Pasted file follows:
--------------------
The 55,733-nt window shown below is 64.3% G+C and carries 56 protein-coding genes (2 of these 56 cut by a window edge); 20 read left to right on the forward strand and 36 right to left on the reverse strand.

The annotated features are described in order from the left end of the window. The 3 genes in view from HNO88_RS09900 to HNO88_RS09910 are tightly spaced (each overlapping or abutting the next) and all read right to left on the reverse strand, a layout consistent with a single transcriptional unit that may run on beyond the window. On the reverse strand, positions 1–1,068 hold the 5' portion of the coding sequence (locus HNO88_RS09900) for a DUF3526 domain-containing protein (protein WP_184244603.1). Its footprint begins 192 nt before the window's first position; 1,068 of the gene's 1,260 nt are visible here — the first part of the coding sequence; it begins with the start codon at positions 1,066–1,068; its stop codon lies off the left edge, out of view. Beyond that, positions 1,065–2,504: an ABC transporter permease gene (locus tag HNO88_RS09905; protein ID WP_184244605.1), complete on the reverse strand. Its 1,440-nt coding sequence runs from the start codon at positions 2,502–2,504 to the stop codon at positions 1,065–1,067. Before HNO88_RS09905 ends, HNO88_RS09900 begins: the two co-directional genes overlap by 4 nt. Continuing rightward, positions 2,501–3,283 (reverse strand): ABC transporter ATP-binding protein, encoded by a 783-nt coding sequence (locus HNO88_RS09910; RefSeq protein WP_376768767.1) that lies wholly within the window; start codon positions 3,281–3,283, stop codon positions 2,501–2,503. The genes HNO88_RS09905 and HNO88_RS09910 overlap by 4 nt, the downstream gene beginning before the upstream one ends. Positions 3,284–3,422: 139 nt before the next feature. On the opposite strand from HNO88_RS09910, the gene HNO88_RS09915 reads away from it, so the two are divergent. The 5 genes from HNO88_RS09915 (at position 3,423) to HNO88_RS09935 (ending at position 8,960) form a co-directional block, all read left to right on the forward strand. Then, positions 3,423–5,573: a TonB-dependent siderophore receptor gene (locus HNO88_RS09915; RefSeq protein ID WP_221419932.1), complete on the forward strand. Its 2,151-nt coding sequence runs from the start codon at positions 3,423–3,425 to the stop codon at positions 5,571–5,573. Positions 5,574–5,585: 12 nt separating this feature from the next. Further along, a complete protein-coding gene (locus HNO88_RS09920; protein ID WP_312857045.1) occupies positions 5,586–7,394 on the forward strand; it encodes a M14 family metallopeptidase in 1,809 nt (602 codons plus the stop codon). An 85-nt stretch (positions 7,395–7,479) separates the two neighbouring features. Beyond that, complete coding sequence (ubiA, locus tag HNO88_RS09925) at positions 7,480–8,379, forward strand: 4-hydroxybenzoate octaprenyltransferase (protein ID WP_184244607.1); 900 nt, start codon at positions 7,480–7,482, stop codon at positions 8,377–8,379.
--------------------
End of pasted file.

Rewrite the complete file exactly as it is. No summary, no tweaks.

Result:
The 55,733-nt window shown below is 64.3% G+C and carries 56 protein-coding genes (2 of these 56 cut by a window edge); 20 read left to right on the forward strand and 36 right to left on the reverse strand.

The annotated features are described in order from the left end of the window. The 3 genes in view from HNO88_RS09900 to HNO88_RS09910 are tightly spaced (each overlapping or abutting the next) and all read right to left on the reverse strand, a layout consistent with a single transcriptional unit that may run on beyond the window. On the reverse strand, positions 1–1,068 hold the 5' portion of the coding sequence (locus HNO88_RS09900) for a DUF3526 domain-containing protein (protein WP_184244603.1). Its footprint begins 192 nt before the window's first position; 1,068 of the gene's 1,260 nt are visible here — the first part of the coding sequence; it begins with the start codon at positions 1,066–1,068; its stop codon lies off the left edge, out of view. Beyond that, positions 1,065–2,504: an ABC transporter permease gene (locus tag HNO88_RS09905; protein ID WP_184244605.1), complete on the reverse strand. Its 1,440-nt coding sequence runs from the start codon at positions 2,502–2,504 to the stop codon at positions 1,065–1,067. Before HNO88_RS09905 ends, HNO88_RS09900 begins: the two co-directional genes overlap by 4 nt. Continuing rightward, positions 2,501–3,283 (reverse strand): ABC transporter ATP-binding protein, encoded by a 783-nt coding sequence (locus HNO88_RS09910; RefSeq protein WP_376768767.1) that lies wholly within the window; start codon positions 3,281–3,283, stop codon positions 2,501–2,503. The genes HNO88_RS09905 and HNO88_RS09910 overlap by 4 nt, the downstream gene beginning before the upstream one ends. Positions 3,284–3,422: 139 nt before the next feature. On the opposite strand from HNO88_RS09910, the gene HNO88_RS09915 reads away from it, so the two are divergent. The 5 genes from HNO88_RS09915 (at position 3,423) to HNO88_RS09935 (ending at position 8,960) form a co-directional block, all read left to right on the forward strand. Then, positions 3,423–5,573: a TonB-dependent siderophore receptor gene (locus HNO88_RS09915; RefSeq protein ID WP_221419932.1), complete on the forward strand. Its 2,151-nt coding sequence runs from the start codon at positions 3,423–3,425 to the stop codon at positions 5,571–5,573. Positions 5,574–5,585: 12 nt separating this feature from the next. Further along, a complete protein-coding gene (locus HNO88_RS09920; protein ID WP_312857045.1) occupies positions 5,586–7,394 on the forward strand; it encodes a M14 family metallopeptidase in 1,809 nt (602 codons plus the stop codon). An 85-nt stretch (positions 7,395–7,479) separates the two neighbouring features. Beyond that, complete coding sequence (ubiA, locus tag HNO88_RS09925) at positions 7,480–8,379, forward strand: 4-hydroxybenzoate octaprenyltransferase (protein ID WP_184244607.1); 900 nt, start codon at positions 7,480–7,482, stop codon at positions 8,377–8,379.